Department of Pediatric and Adolescent Medicine welcomes Drs. Maria Demma Cabral and Ethel Clemente

Dr. Maria Demma Cabral
Maria Demma Cabral, MD

The friendship that Drs. Maria Demma Cabral and Ethel Clemente share spans nearly a decade, back to the day they met in 2009 as new residents in the Pediatric residency program at St. Joseph’s Regional Medical Center in Paterson, New Jersey.

They would go their separate ways after residency – Dr. Cabral completed an Adolescent Medicine fellowship in Miami and Dr. Clemente completed a Pediatric Endocrinology fellowship in Cleveland – but their paths crossed again in 2015 when they each began stints as assistant professors in the Department of Pediatrics at the University of Mississippi Medical Center.

Now, Dr. Cabral and Dr. Clemente are taking the next step in their respective careers together again as the newest faculty in WMed’s Department of Pediatrics and Adolescent Medicine.

Dr. Cabral, who began her new role at WMed on July 16, is an assistant professor and chief of the medical school’s new Division of Adolescent Medicine. Dr. Clemente, meanwhile, came to the medical school on August 20 as an assistant professor in the Department of Pediatric and Adolescent Medicine.

“She’s more than a friend,” Dr. Cabral said of Dr. Clemente. “She’s really family. We’re very close and it’s an exciting start for both of us again.”

Drs. Cabral and Clemente are both natives of the Philippines where they earned bachelor’s degrees in Biology from the University of the Philippines Manila and De La Salle University in 2002 and 1997, respectively. 

Dr. Cabral earned her MD degree from the University of the Philippines Manila in 2007 and worked as a physician in the Philippines for a year before coming the U.S. to complete her pediatrics residency.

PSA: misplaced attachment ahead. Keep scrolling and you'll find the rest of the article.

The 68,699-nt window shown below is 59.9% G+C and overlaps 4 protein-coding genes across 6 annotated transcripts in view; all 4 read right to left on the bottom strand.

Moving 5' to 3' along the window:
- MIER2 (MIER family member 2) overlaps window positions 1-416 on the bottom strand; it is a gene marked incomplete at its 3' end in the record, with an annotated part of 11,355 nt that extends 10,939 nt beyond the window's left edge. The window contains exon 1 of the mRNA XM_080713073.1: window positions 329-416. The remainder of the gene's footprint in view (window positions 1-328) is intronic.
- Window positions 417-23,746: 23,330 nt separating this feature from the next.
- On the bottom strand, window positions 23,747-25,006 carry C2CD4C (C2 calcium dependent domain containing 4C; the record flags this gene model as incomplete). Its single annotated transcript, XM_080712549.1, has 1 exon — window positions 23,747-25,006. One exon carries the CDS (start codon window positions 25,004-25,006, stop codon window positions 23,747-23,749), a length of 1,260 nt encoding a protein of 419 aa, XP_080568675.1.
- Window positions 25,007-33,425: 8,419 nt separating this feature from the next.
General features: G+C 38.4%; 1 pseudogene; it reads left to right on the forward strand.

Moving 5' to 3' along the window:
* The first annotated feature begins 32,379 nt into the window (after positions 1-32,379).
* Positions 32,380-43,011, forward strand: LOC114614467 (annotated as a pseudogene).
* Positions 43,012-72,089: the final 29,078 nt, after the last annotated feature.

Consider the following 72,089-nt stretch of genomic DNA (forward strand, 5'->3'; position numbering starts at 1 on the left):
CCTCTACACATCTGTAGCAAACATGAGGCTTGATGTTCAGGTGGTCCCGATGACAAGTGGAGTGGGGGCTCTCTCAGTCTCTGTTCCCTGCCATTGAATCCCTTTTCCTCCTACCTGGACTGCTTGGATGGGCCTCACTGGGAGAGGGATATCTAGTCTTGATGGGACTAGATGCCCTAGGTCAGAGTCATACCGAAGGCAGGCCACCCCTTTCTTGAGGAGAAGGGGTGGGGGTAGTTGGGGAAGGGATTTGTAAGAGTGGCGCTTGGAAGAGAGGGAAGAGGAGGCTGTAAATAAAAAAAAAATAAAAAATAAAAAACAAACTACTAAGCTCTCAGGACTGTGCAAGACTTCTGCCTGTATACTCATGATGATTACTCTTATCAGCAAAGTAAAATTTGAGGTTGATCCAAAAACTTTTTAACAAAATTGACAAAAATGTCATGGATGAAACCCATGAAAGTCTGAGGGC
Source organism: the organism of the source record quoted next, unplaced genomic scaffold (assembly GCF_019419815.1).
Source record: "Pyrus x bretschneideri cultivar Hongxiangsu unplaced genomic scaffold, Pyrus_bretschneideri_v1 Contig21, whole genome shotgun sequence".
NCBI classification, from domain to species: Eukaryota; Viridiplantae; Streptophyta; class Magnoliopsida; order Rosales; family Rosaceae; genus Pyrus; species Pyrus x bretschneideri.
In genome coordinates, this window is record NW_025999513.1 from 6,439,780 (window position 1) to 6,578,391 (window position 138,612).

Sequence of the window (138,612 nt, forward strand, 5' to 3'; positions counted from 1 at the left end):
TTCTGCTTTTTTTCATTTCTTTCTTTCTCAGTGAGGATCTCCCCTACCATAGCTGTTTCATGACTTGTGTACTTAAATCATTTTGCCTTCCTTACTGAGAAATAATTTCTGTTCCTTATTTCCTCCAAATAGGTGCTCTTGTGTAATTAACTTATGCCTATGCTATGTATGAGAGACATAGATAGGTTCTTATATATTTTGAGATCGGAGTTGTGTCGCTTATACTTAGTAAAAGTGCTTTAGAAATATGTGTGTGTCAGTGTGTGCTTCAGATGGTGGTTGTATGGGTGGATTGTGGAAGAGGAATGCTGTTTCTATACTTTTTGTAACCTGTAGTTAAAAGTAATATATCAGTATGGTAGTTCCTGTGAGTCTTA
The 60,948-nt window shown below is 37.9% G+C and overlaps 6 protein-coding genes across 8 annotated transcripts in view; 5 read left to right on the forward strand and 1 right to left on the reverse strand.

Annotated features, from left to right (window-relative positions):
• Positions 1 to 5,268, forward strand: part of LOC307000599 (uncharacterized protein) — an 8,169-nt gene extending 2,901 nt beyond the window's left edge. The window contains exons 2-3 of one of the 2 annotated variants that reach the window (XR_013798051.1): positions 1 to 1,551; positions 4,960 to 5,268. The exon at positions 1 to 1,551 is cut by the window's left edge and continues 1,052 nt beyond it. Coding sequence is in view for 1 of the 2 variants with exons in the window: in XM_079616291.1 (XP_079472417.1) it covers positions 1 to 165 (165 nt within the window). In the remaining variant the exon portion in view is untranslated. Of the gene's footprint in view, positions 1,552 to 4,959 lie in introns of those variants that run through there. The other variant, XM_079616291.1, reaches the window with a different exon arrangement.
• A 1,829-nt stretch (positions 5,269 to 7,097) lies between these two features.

Dr. Ethel Clemente
Ethel Clemente, MD

Dr. Clemente earned her Doctor of Medicine and Surgery degree in 2001 from the University of Santo Tomas in Manila where she also completed a one-year post-graduate internship in 2002 and a three-year residency in Pediatrics in 2006. She followed that up with a three-year Pediatrics residency in New Jersey.

Now that they’ve arrived at WMed, both Dr. Cabral and Dr. Clemente said they’re excited to be a part of the Department of Pediatrics and Adolescent Medicine and look forward to working directly with medical students and residents, and providing care for patients that will benefit the community.

As head of the medical school’s new Division of Adolescent Medicine, Dr. Cabral said she is excited to lead efforts to grow and expand specialized services at WMed’s Pediatrics Clinic for patients 10 and older, from providing preventive adolescent health care to dealing with pubertal concerns, reproductive health issues, mental health problems such as eating disorders, among other areas.

“Part of the mission is to provide specialized care for our adolescents,” Dr. Cabral said. “They have unique needs in terms of high-risk behaviors and they’re in a unique developmental stage … The vision is to expand the specialized care services and collaborate with community physicians.”

Dr. Clemente said her decision to come to Kalamazoo was rooted in her passion for teaching and the chance to play a role in educating future physicians at a new medical school like WMed. 

“I knew that, at WMed, I would be more involved in teaching medical students and residents while continuing with the clinical aspect of things and being able to serve the community,” Dr. Clemente said. 

Dr. Clemente said she was drawn to Pediatric Endocrinology because it gives her the opportunity to serve patients with complex conditions like diabetes and hormone disorders that require significant continuity of care. She said she’s excited to be able to bring her expertise to bear in Kalamazoo to provide care and services that are vital for patients.

“There is always a need for Pediatric Endocrinologists” Dr. Clemente said. “We take care of children and adolescents with needs and concerns that require specialized and coordinated care so having us as a resource is helpful for the community.”

“The goal is that we can provide for the needs of the community locally.”